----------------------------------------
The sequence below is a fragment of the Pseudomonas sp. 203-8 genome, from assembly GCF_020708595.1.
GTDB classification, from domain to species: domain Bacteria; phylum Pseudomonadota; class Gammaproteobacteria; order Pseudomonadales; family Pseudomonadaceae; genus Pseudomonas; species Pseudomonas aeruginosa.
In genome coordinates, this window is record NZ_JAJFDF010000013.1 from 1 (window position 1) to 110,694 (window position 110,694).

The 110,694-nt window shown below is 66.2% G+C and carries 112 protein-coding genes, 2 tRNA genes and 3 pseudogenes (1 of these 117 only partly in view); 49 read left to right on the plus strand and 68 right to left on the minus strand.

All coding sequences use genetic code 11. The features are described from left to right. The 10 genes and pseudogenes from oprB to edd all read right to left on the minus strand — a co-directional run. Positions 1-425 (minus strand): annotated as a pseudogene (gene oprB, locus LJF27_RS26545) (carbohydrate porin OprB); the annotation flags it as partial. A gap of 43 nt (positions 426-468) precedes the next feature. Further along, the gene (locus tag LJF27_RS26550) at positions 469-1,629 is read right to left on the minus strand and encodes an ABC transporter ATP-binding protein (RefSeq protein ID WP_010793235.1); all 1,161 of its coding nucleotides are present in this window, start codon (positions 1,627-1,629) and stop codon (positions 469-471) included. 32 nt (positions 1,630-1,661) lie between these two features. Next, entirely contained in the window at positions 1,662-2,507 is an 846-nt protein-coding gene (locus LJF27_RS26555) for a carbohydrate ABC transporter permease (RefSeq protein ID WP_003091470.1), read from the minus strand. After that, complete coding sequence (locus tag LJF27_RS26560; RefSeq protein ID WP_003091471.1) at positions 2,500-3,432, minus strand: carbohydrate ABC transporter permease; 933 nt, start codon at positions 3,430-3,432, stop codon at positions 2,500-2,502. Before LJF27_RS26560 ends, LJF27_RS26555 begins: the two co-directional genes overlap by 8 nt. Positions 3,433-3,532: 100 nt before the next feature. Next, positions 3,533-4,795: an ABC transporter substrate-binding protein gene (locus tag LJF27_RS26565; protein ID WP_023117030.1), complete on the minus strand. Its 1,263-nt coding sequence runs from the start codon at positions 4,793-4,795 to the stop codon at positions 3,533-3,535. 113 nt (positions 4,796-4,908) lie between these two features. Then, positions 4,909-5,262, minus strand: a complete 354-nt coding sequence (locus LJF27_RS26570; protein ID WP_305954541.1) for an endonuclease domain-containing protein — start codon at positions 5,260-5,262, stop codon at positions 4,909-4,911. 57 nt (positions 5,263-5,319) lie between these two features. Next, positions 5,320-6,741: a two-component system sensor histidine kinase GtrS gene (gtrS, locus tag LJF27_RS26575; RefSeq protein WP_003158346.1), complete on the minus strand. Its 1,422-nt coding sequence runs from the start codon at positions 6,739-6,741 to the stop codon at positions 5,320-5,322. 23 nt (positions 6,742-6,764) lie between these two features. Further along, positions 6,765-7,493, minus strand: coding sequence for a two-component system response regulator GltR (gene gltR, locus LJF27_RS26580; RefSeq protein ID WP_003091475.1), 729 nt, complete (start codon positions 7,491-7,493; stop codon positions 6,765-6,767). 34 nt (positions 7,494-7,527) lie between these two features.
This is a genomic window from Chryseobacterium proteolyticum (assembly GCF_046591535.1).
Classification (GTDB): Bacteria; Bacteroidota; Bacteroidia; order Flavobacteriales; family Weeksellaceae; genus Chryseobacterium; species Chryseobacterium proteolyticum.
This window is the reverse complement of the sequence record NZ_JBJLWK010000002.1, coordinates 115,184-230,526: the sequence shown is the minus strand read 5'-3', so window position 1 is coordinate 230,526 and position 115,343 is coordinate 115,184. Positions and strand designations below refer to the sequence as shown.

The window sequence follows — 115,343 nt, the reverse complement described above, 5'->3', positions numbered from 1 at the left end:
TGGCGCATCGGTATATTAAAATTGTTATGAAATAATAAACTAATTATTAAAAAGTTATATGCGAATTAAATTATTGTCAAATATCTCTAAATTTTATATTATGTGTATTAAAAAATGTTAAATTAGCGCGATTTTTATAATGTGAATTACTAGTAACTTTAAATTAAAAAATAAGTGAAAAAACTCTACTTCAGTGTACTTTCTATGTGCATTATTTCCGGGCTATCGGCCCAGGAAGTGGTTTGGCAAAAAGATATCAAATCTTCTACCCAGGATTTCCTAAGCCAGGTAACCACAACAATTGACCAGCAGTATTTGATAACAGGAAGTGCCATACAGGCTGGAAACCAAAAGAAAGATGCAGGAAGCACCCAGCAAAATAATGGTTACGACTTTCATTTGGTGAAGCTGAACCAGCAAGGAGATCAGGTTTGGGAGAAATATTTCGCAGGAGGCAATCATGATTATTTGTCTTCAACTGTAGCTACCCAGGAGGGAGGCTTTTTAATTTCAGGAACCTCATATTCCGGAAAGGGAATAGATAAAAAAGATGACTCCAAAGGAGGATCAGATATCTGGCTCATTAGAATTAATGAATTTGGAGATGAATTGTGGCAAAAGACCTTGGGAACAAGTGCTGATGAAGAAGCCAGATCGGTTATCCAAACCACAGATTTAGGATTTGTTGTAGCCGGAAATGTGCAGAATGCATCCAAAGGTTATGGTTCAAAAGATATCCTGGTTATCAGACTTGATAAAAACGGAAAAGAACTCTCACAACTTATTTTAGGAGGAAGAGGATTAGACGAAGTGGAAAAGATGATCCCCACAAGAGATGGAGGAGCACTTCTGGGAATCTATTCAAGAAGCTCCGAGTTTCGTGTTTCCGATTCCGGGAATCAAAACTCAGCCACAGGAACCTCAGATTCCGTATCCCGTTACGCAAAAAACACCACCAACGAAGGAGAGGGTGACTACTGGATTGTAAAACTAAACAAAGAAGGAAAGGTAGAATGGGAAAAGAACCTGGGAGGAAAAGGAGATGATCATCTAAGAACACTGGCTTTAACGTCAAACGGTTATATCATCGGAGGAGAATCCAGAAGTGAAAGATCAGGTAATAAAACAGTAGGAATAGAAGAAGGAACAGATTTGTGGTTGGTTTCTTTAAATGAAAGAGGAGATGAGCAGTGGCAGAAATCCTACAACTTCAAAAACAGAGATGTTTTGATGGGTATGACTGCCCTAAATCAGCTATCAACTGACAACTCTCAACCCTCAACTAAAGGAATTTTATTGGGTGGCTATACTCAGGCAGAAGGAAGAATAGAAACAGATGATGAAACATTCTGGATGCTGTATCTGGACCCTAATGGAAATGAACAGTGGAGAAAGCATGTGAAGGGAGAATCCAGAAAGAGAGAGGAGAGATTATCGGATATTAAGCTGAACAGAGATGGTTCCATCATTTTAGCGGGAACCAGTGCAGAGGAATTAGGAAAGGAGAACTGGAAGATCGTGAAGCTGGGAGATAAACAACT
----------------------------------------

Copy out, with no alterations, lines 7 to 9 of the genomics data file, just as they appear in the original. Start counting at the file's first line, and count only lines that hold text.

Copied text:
Classification (GTDB): Bacteria; Bacteroidota; Bacteroidia; order Flavobacteriales; family Weeksellaceae; genus Chryseobacterium; species Chryseobacterium proteolyticum.
This window is the reverse complement of the sequence record NZ_JBJLWK010000002.1, coordinates 115,184-230,526: the sequence shown is the minus strand read 5'-3', so window position 1 is coordinate 230,526 and position 115,343 is coordinate 115,184. Positions and strand designations below refer to the sequence as shown.

The window sequence follows — 115,343 nt, the reverse complement described above, 5'->3', positions numbered from 1 at the left end: